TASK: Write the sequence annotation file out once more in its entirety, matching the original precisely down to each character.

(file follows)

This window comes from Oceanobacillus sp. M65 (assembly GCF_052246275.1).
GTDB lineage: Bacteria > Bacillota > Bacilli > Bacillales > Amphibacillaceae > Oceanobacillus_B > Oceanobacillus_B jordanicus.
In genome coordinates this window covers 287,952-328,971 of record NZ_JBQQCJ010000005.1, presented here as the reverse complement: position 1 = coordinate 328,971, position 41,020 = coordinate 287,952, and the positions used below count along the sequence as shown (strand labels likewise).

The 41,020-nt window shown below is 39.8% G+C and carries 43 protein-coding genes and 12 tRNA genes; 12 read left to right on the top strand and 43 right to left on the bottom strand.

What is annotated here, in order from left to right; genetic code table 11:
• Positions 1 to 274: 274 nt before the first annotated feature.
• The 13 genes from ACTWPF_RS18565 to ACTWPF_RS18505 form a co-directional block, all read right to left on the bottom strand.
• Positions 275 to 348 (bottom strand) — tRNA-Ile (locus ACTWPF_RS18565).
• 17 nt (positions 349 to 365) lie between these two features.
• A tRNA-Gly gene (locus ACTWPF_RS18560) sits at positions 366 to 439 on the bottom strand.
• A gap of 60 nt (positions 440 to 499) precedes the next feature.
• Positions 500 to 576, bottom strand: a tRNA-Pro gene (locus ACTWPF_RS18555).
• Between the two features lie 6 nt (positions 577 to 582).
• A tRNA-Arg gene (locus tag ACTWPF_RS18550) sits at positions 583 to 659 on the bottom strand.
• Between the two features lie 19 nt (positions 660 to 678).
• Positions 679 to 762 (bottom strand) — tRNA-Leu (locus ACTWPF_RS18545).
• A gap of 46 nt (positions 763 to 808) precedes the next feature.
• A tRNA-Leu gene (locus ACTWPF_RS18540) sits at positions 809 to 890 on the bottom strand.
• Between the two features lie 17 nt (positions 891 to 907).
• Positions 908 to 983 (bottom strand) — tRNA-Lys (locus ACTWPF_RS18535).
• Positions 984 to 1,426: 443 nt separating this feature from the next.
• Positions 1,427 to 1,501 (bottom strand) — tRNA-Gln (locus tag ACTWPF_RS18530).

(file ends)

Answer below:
This window comes from Oceanobacillus sp. M65 (assembly GCF_052246275.1).
GTDB lineage: Bacteria > Bacillota > Bacilli > Bacillales > Amphibacillaceae > Oceanobacillus_B > Oceanobacillus_B jordanicus.
In genome coordinates this window covers 287,952-328,971 of record NZ_JBQQCJ010000005.1, presented here as the reverse complement: position 1 = coordinate 328,971, position 41,020 = coordinate 287,952, and the positions used below count along the sequence as shown (strand labels likewise).

The 41,020-nt window shown below is 39.8% G+C and carries 43 protein-coding genes and 12 tRNA genes; 12 read left to right on the top strand and 43 right to left on the bottom strand.

What is annotated here, in order from left to right; genetic code table 11:
• Positions 1 to 274: 274 nt before the first annotated feature.
• The 13 genes from ACTWPF_RS18565 to ACTWPF_RS18505 form a co-directional block, all read right to left on the bottom strand.
• Positions 275 to 348 (bottom strand) — tRNA-Ile (locus ACTWPF_RS18565).
• 17 nt (positions 349 to 365) lie between these two features.
• A tRNA-Gly gene (locus ACTWPF_RS18560) sits at positions 366 to 439 on the bottom strand.
• A gap of 60 nt (positions 440 to 499) precedes the next feature.
• Positions 500 to 576, bottom strand: a tRNA-Pro gene (locus ACTWPF_RS18555).
• Between the two features lie 6 nt (positions 577 to 582).
• A tRNA-Arg gene (locus tag ACTWPF_RS18550) sits at positions 583 to 659 on the bottom strand.
• Between the two features lie 19 nt (positions 660 to 678).
• Positions 679 to 762 (bottom strand) — tRNA-Leu (locus ACTWPF_RS18545).
• A gap of 46 nt (positions 763 to 808) precedes the next feature.
• A tRNA-Leu gene (locus ACTWPF_RS18540) sits at positions 809 to 890 on the bottom strand.
• Between the two features lie 17 nt (positions 891 to 907).
• Positions 908 to 983 (bottom strand) — tRNA-Lys (locus ACTWPF_RS18535).
• Positions 984 to 1,426: 443 nt separating this feature from the next.
• Positions 1,427 to 1,501 (bottom strand) — tRNA-Gln (locus tag ACTWPF_RS18530).